Artist Makes Stunning One-of-a-Kind Guitar From Recycled Marine Plastic

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Three years ago, creator Burls Art released a video documenting the construction of his first guitar, which featured a body made from 1,200 colored pencils. The video went viral and more awesome builds followed. Today, the artist has teamed up with 4ocean to make a double cut from recycled marine plastic.

The first build video has so far amassed over 33 million views on YouTube and marked the start of a maker’s journey that has seen materials like rock salt, paper, carbon fiber, grit coffee, skateboards and Lego join the epoxy to form an impressive catalog of stunning unique constructions. There’s even a stunning infinity mirror guitar.

Burls Art is continually striving to improve its skills and find new ways to create eye candy, and the latest creation has proven to be quite the challenge.

Since 2017, Florida-based 4ocean has been on a mission to collect plastic waste from the oceans, rivers and coasts and use it to make wristbands, while selling other merchandise and products to help fund operations. cleaning in the United States and beyond. Since this month, some 20 million pounds of marine litter has been recovered.

While most of these were pulled by 4ocean employees, last year the company partnered with Polaru Marine to develop and test the BeBot, a solar/battery-powered remote-controlled robot designed to clean up trash. up to 3,000 sq ft (32,000 sq ft). ft) of coast every hour.

Pieces of shredded plastic waste were baked in a steel box before being cut, shaped and transported

Art of magnifying glasses

For the construction of the guitar, Burls Art joined a team from South Florida to dive for plastic waste in the oceans. The transport was transported to the 4ocean facility to be weighed, sorted and processed. After picking up bags of shredded high-density polyethylene and plastics such as bottles, corks, forks, etc., he returned to his workshop and got to work.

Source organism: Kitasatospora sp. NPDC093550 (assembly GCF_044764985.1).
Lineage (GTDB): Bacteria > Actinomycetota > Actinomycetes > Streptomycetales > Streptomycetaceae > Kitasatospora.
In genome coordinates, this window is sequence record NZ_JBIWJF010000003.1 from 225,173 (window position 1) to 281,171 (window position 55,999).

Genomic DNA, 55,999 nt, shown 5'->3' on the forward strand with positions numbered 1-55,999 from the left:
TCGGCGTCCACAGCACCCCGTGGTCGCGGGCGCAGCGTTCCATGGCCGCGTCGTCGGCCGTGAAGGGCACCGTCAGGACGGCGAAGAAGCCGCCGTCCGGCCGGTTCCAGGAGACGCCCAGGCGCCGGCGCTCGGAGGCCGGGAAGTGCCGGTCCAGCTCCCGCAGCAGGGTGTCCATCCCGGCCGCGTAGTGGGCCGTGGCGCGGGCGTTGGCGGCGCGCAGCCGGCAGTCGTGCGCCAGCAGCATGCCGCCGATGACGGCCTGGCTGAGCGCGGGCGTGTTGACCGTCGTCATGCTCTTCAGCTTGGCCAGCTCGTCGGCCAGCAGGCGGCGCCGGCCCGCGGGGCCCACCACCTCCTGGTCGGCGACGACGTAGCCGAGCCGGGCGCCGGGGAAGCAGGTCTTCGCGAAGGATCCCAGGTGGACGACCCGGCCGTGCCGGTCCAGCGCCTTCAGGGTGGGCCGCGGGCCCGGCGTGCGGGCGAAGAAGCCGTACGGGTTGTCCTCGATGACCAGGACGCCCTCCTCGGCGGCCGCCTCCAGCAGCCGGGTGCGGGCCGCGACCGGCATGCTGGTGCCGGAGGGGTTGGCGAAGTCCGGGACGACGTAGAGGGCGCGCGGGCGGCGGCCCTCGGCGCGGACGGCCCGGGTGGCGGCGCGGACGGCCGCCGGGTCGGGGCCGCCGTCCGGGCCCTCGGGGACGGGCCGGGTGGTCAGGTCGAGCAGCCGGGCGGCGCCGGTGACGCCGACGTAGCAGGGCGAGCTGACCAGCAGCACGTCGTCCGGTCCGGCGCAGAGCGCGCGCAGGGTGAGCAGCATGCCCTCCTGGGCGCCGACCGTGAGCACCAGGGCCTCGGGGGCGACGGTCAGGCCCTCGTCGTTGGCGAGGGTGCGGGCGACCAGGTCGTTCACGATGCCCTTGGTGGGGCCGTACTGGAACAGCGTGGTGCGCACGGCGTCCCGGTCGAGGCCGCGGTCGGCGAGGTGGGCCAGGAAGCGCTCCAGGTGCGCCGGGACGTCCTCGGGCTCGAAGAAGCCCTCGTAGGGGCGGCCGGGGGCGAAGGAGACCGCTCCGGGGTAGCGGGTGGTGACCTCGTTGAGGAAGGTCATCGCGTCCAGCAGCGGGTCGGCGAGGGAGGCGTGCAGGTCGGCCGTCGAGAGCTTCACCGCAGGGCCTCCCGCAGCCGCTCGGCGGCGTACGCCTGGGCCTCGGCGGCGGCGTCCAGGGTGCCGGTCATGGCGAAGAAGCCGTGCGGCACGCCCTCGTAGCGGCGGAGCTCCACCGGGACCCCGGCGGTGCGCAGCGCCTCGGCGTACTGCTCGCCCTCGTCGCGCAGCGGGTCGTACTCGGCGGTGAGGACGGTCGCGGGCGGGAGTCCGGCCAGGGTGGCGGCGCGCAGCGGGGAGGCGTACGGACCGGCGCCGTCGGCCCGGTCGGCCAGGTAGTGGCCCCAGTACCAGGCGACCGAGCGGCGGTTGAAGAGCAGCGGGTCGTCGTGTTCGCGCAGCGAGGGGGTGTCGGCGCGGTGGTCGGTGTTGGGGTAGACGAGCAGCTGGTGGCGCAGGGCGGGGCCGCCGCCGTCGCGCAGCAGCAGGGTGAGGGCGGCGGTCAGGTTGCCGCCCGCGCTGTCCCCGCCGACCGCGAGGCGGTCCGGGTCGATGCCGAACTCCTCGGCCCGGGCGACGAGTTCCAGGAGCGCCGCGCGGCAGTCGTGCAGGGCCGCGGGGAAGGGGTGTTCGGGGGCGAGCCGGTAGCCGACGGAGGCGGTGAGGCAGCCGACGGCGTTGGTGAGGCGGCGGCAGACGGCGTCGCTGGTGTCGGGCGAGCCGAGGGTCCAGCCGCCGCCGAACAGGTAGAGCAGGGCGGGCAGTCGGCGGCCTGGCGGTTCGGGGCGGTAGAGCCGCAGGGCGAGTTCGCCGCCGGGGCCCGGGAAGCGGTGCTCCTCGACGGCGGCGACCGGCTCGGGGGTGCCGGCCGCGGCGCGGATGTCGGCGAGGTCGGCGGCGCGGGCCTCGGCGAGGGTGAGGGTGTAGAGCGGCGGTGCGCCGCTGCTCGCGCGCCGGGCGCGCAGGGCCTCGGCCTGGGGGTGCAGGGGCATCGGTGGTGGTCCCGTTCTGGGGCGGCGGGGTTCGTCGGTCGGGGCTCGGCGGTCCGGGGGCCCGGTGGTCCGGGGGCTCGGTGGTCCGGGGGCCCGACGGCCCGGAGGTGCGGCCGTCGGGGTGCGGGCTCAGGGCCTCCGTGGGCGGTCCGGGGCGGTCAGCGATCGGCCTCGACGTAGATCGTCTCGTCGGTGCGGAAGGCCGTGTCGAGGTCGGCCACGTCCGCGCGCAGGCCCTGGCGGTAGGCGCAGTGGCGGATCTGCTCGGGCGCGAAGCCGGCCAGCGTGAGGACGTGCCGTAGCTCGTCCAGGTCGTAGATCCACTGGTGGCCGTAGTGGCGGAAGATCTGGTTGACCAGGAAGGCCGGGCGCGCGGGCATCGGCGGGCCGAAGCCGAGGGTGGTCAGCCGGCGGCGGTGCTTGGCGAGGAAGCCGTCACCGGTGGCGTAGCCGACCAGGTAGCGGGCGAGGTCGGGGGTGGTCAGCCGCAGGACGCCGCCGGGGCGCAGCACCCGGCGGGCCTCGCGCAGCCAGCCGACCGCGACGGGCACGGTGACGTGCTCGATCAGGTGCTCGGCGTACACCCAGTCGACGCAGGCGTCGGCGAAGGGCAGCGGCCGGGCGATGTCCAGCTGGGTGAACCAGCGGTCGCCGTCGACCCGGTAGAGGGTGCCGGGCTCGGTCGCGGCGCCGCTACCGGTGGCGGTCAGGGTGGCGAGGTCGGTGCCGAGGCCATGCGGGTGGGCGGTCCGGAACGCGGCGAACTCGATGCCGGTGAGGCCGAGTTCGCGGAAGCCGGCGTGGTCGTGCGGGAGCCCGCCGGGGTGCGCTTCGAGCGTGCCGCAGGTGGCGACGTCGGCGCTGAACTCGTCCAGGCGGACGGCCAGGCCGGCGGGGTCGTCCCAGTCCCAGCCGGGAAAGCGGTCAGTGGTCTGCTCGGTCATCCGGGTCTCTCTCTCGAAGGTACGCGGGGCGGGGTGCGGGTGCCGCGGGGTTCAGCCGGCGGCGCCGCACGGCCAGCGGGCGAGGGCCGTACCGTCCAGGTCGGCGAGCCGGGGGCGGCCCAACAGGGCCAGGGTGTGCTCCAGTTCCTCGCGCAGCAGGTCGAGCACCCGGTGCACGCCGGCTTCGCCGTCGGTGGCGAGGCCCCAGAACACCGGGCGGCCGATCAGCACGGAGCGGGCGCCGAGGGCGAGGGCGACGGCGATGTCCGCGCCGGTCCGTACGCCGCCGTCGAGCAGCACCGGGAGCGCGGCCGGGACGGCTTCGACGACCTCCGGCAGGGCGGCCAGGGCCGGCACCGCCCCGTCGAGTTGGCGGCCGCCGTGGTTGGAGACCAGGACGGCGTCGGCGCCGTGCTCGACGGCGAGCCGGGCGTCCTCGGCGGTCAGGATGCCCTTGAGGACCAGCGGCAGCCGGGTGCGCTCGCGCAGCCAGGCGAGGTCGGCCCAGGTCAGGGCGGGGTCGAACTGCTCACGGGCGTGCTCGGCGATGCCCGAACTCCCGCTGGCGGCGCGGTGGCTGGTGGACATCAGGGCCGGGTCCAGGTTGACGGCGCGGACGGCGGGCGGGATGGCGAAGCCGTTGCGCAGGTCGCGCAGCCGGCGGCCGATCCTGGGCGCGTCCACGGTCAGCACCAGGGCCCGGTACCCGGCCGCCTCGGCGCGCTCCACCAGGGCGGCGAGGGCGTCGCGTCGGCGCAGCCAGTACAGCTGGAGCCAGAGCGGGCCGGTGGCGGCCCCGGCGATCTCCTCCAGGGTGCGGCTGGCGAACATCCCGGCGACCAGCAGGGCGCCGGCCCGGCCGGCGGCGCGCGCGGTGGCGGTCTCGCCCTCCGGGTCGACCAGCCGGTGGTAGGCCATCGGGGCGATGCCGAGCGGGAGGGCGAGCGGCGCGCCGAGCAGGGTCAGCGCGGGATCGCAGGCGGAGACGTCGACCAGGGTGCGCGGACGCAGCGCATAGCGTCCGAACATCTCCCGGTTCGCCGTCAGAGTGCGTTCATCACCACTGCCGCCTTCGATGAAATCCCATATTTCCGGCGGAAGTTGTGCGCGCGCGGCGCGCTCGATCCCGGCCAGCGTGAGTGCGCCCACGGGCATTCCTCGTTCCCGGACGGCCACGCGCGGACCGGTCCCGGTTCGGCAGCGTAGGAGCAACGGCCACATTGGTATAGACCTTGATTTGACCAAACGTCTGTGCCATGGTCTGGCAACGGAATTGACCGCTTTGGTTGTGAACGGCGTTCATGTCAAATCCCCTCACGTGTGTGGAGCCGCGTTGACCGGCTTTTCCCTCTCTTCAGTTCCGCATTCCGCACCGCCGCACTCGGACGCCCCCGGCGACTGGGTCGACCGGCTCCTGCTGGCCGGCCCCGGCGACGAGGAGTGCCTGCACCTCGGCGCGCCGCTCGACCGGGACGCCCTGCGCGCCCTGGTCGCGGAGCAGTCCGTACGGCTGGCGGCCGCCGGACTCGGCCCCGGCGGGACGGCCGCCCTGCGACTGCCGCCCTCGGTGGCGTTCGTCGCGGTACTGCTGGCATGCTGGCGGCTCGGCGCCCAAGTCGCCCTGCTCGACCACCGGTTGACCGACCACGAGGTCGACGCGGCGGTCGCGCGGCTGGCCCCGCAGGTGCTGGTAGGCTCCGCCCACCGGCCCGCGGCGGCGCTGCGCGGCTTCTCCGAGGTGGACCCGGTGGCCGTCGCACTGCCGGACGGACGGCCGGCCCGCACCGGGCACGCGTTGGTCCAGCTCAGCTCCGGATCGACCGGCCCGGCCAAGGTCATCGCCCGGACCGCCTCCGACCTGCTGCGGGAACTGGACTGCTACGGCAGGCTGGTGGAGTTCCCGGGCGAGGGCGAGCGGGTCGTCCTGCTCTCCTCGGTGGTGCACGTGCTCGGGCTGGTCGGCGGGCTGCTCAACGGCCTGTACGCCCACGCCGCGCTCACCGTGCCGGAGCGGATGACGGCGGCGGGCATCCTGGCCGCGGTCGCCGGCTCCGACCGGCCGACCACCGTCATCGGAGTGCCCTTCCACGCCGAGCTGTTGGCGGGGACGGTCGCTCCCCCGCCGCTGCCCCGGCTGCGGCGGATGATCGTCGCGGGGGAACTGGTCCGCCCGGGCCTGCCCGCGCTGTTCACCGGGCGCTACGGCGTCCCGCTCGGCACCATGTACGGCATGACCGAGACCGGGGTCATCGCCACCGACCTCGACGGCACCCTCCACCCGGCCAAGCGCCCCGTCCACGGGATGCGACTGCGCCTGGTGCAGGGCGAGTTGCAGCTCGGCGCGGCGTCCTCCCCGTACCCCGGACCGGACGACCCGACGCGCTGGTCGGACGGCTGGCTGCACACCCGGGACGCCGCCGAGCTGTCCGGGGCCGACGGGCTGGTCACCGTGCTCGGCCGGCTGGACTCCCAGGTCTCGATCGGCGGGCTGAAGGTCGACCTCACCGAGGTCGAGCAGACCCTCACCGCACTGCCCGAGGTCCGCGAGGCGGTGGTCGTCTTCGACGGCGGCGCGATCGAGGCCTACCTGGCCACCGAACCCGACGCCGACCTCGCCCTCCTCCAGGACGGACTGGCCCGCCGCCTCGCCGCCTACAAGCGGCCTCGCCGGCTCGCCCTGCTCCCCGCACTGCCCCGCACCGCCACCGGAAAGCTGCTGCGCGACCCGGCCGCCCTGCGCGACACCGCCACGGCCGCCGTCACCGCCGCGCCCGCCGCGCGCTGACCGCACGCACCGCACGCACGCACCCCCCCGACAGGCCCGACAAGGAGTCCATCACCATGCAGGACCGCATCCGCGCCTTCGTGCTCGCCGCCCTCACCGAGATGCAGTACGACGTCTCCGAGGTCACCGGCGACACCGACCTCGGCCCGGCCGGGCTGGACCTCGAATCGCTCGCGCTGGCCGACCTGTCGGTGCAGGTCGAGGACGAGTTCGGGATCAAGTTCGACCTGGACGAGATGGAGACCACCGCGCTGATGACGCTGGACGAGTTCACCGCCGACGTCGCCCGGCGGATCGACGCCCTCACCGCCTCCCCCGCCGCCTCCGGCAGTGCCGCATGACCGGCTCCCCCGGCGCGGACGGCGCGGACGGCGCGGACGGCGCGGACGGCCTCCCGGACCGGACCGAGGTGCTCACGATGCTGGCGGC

The plastic pieces were poured into a lined steel box and placed in a specially purchased household oven and baked at 350°C to melt and fuse. The hardened block was then cut into a dual horn body pattern, routed for the pickups and pots, and shaped before being polished.

A clear epoxy neck with plastic scraps inside was attempted, but unfortunately failed at the fret pressing stage. So Burls Art went back to the drawing board and opted for a maple neck with an epoxy fingerboard inlaid with plastic straws. The top of the doll is also epoxy, with a few bottle caps thrown in and topped with logos.

The finished beauty has two pickups, chrome hardware, and three control knobs for volume and tone. The bolt-on neck doesn’t have a truss rod, which is a bit dodgy, but Burls Art hopes the epoxy fingerboard will be enough to keep things straight and true. It also plays, as you can see towards the end of the build video below. And in a cool twist, much of the plastic waste from the construction project itself was salvaged for use in a future project.

I built an ocean plastic guitar

Source: Burls Art

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